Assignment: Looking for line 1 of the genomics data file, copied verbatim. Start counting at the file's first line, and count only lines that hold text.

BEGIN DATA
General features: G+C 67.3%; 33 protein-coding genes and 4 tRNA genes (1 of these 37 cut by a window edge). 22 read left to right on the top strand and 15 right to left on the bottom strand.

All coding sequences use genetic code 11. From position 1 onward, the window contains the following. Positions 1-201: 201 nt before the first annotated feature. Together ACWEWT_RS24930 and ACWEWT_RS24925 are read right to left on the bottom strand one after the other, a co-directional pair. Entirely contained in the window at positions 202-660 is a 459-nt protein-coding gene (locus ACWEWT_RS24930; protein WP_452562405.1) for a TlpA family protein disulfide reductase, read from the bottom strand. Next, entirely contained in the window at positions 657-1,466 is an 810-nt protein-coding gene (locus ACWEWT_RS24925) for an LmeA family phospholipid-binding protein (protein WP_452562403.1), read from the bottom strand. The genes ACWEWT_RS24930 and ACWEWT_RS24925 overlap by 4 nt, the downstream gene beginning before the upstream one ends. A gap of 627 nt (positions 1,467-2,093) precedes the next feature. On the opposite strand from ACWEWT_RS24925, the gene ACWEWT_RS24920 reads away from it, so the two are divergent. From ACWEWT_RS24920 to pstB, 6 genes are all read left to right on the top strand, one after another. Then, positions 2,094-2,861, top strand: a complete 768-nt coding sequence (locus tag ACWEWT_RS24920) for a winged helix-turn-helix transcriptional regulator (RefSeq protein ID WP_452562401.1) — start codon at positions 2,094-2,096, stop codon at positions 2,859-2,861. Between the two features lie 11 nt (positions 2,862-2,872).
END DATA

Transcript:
General features: G+C 67.3%; 33 protein-coding genes and 4 tRNA genes (1 of these 37 cut by a window edge). 22 read left to right on the top strand and 15 right to left on the bottom strand.